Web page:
Dog trainer teaches best friends to handle cattle

Bill Boyd enjoys spending time with dogs he's training, from those a few weeks old to 12-year-old Rusty.

CHILOQUIN, Ore. — It isn’t that Bill Boyd isn’t friendly, it’s just that he often finds himself being more comfortable around man’s best friends.

“I’d rather be around them than people,” Boyd says of spending time with working cattle dogs. “They’re amazing.”

Making good dogs even more amazing is what the 78-year-old Boyd does in his semi-retirement. During his many years working on and managing ranches, he learned the value of working cattle dogs. “It took me a couple years to get educated,” he says of training dogs, mostly border collies.

His education with working dogs and training them spans a career that’s included stops at ranches in California, Arizona, Texas and, since moving near Chiloquin 16 years ago, Oregon. Before the move, he spent nine years as cow boss for the San Emigdio Cattle Co. near Bakersfield. The 100,000-acre cattle ranch ran upwards of 1,500 cows and 12,000 yearlings, mostly Beefmaster, a breed known for being heat- and insect-resistant, because in Southern California “you needed something that would travel.”

Working with cattle and dogs came naturally. Raised near Bishop, Calif., he drops his hand below his waist as he tells, “I’ve always wanted to be around animals since I was this high.”

Boyd earned degrees in animal husbandry and farm management at Cal Poly in San Luis Obispo, but his real-life education came while working on ranches.

“I didn’t understand dogs at that time,” he says. He gained that understanding while moving cattle, and by using the dogs to teach cattle to come to him. “If the cattle come to me,” he explains, “they don’t get bit.”

He’s also learned the dogs inevitably will “take a pounding. When you’re working cows and calves they’re going to get run over.”

His dog, Rusty, a 12-year-old border collie, has had his share of broken bones but he still jumps at the opportunity to work cattle or sheep.

“He had it in him and he’s not afraid of anything,” says Boyd, explaining he looks for characteristics he says are inbred in dogs that can be fine-tuned to work on ranches or perform in dog trials.

Rusty and Boyd’s other dogs are kept in individual kennels in a barn behind his house. It’s a wide-ranging group that includes Billy, only a couple months old, and 2-year-old Cinder, who Boyd has been training the past year and will be entered in competition and put up for sale at the Red Bluff Livestock Dog Sale on Jan. 22-26. “She’ll make a good ranch dog.”

Working with dogs — some his own, many belonging to others — begins when they’re as young as 9 or 10 weeks old, first with sheep. “You can’t take dogs to cattle ’til they’re about a year old. If they have confidence, they can work them. It’s just bred into them.”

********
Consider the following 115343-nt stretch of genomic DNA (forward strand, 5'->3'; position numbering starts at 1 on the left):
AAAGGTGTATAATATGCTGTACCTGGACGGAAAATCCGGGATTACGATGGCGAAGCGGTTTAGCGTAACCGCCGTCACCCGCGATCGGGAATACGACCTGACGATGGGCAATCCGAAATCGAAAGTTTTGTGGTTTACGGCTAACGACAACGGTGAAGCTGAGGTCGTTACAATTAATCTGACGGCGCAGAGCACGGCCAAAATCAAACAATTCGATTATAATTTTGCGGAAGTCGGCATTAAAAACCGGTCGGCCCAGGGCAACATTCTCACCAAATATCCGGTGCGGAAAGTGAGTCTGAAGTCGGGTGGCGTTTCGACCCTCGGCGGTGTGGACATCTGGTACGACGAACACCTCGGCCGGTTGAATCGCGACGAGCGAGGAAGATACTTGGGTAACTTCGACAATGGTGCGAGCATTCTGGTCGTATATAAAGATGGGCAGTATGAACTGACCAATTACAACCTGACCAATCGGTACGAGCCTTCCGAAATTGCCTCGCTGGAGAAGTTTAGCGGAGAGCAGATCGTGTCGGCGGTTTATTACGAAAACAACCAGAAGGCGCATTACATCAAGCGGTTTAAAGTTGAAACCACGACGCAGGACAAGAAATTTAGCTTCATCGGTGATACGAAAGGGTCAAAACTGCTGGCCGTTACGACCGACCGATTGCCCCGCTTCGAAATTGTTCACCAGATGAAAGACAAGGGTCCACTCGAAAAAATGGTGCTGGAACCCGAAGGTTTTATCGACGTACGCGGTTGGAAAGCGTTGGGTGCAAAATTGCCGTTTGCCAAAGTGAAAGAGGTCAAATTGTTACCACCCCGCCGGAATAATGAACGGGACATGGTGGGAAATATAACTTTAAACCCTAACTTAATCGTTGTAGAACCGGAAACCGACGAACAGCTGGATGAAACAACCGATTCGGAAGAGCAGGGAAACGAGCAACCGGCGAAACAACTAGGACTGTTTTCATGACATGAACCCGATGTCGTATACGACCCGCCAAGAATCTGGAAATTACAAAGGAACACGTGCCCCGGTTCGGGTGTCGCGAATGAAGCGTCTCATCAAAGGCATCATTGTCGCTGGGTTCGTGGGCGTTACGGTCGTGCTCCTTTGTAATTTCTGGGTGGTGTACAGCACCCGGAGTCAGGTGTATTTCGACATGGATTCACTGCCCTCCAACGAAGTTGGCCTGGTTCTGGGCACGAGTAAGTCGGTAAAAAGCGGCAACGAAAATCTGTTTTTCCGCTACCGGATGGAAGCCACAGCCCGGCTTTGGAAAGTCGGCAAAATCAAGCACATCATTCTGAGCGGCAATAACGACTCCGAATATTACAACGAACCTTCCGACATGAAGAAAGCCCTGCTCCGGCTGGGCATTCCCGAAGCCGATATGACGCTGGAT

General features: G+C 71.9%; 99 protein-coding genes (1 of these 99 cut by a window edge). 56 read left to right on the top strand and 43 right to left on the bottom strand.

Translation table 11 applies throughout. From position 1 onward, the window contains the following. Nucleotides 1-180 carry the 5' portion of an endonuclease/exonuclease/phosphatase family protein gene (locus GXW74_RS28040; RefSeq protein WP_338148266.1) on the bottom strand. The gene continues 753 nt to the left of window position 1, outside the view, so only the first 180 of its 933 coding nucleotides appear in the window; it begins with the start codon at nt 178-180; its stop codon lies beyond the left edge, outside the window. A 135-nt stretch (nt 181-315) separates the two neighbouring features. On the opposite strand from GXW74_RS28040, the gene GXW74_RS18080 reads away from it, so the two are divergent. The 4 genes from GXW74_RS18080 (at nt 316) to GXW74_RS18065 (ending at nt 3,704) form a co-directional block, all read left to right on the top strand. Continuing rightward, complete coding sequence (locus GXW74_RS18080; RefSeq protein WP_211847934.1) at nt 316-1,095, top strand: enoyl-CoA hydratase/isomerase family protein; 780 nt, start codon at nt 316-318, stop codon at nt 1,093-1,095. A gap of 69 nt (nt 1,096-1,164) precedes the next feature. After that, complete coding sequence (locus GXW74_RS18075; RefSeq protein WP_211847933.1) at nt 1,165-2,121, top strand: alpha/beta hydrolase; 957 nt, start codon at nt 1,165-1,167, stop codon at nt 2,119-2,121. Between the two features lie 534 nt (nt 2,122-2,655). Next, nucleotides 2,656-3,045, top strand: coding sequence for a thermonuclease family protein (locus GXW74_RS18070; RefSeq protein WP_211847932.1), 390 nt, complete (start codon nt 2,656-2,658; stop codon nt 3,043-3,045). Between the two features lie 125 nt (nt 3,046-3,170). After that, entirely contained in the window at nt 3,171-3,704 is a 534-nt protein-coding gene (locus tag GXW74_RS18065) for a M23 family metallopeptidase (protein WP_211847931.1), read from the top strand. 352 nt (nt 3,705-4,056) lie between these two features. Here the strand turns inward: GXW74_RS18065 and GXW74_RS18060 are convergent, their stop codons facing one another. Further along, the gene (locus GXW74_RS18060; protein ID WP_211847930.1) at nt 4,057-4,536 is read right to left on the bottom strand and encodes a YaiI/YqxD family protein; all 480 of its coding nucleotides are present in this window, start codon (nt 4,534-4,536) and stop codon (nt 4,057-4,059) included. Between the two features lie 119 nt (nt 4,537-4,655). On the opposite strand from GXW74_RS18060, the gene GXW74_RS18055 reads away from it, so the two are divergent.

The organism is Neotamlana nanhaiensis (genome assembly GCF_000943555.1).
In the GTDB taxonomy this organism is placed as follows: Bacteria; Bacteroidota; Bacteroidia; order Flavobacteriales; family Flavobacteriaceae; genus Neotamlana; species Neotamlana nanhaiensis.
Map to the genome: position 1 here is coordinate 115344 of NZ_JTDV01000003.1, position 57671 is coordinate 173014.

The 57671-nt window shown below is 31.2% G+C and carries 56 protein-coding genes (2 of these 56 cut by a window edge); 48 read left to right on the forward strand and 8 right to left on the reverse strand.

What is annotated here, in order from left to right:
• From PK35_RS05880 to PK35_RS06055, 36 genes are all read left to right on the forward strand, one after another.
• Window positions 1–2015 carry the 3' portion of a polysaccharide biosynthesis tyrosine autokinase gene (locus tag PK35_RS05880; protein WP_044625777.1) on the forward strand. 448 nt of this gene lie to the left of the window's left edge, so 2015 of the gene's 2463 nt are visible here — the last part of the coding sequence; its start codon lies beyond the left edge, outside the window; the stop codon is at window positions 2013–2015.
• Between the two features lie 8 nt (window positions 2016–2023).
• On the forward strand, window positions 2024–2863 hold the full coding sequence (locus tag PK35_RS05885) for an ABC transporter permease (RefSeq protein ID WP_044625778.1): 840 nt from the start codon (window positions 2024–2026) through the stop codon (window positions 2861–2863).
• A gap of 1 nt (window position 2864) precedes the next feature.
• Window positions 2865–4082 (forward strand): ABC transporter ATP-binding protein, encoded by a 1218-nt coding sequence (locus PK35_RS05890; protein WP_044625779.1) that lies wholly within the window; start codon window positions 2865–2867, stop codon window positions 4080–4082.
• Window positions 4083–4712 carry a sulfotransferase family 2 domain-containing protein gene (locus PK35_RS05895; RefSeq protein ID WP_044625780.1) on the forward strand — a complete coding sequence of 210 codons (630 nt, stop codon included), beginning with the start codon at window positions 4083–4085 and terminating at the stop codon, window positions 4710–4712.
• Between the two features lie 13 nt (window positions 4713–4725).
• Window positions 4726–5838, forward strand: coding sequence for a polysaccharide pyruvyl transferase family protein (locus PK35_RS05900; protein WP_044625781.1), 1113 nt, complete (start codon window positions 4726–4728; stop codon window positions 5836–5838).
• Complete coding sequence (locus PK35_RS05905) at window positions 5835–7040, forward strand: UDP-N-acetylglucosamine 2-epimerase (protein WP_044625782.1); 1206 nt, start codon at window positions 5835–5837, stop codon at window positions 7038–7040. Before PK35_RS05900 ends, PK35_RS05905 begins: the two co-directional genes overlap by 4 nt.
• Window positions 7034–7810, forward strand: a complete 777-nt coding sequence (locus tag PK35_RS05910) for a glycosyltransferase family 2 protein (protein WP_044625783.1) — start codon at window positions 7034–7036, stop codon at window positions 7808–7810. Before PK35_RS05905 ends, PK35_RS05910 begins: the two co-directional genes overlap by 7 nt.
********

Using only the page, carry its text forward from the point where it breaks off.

Some dogs are trained for dog trial competition while some owners want their dogs trained to be obedient or to work cattle.

Because of his background, Boyd says dog owners seek him out. “You’re legitimate,” he says of the reputation he earned by working with dogs on large ranches. “It’s an advantage because I’ve worked with wild cattle. ... I can train dogs real quick.”

He’s passed on his cattle- and dog-handling skills to his children. Two live nearby. His daughter, Jody Boyd, manages the Dixon Ranch in Fort Klamath while his son, Craig, who previously managed yearlings for the San Emigdio Cattle Co., works on the Buckhorn Ranch, which summers cattle in the Fort Klamath area. Two other daughters, Lora and Kristy, live in Bakersfield and Lake Tahoe.

Boyd and his wife, Nedra, live on their 80-acre ranch near Chiloquin. High school sweethearts, they married two years ago following the death five years ago of Merna, Boyd’s wife of 50 years, from Parkinson’s Disease. Nedra, also 78, has two sons and ranched for 22 years near Fruitland, Idaho.

Over the years, Boyd has been the headliner at Bill Boyd Stock Dog & Dog Trial Clinics on Horseback. Although his business, Bill Boyd Stock Dogs, slowed when he suffered back problems, he’s again training dogs, although he says he wants to slow down.

“I’m trying to retire,” he claims, but that hasn’t happened. Not yet. He’s still enjoying working with Rusty and his other best friends.

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